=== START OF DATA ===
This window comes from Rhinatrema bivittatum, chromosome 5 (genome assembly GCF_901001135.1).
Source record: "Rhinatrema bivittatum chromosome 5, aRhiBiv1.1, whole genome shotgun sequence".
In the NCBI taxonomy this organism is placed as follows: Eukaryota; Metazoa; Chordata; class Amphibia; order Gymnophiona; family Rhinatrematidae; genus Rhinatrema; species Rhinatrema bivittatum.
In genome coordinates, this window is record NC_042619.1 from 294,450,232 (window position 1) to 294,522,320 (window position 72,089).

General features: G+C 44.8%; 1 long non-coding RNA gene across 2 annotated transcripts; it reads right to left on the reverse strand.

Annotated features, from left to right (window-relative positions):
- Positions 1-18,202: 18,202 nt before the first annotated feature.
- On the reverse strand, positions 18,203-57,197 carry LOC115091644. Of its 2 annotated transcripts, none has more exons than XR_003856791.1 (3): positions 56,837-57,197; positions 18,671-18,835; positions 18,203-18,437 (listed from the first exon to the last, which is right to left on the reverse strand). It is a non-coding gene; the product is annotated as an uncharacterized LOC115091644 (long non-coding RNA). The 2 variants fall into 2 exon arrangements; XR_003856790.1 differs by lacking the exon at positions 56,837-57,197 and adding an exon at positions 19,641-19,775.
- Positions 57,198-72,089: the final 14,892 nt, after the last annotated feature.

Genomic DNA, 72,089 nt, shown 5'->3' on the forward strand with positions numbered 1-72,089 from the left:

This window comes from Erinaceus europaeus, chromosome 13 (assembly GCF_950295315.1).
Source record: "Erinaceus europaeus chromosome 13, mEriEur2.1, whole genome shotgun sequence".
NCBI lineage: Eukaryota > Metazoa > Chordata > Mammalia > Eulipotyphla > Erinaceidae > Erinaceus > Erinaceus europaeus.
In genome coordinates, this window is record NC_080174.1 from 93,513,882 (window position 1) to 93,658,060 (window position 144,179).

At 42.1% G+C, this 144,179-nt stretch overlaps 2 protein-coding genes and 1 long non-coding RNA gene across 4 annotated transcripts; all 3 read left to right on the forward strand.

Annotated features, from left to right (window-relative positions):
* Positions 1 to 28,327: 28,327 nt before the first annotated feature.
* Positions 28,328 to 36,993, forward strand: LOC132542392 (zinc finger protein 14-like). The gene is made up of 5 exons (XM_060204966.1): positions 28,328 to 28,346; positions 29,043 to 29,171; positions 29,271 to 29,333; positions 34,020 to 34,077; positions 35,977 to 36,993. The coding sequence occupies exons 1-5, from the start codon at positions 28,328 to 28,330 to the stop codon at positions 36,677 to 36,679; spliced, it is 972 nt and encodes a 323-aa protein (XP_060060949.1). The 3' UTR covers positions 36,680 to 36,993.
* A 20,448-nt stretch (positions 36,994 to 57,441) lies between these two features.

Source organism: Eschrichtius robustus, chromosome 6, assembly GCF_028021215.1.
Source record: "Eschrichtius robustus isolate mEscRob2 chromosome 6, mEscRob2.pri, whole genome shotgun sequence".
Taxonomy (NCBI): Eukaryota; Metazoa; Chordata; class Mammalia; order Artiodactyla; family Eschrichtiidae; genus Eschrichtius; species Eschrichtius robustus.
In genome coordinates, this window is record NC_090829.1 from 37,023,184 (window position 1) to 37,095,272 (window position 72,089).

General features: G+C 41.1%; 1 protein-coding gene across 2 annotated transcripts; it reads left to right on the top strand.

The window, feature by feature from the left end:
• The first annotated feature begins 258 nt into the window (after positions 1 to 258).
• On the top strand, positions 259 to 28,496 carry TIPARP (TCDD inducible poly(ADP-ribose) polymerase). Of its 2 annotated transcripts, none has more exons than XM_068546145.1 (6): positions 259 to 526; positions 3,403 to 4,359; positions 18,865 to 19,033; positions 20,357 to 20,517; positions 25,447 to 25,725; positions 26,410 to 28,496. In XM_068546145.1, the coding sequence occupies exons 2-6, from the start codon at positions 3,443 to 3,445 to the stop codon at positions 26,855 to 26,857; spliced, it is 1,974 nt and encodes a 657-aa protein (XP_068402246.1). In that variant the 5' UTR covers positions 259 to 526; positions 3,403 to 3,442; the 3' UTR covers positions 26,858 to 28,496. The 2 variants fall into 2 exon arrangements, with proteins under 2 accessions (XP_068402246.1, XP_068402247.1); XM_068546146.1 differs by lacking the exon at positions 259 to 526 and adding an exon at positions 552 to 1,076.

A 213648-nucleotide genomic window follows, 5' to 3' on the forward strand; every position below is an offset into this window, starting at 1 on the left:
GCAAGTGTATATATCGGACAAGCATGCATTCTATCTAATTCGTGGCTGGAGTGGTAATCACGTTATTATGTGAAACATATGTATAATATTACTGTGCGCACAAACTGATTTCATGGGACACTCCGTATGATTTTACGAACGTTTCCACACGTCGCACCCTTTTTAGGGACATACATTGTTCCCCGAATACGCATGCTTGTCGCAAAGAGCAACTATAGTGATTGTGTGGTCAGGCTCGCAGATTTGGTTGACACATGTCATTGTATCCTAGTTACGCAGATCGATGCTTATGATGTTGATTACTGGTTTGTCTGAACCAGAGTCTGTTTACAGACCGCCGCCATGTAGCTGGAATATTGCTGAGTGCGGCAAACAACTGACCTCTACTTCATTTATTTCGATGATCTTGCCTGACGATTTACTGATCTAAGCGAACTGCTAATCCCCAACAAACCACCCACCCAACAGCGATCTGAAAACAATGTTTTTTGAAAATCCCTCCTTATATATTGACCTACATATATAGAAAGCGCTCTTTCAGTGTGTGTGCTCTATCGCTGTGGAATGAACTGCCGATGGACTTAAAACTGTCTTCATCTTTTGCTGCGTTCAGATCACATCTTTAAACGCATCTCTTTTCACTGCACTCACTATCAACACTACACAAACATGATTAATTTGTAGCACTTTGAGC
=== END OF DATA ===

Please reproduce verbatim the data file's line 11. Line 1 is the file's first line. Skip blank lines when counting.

This window comes from Erinaceus europaeus, chromosome 13 (assembly GCF_950295315.1).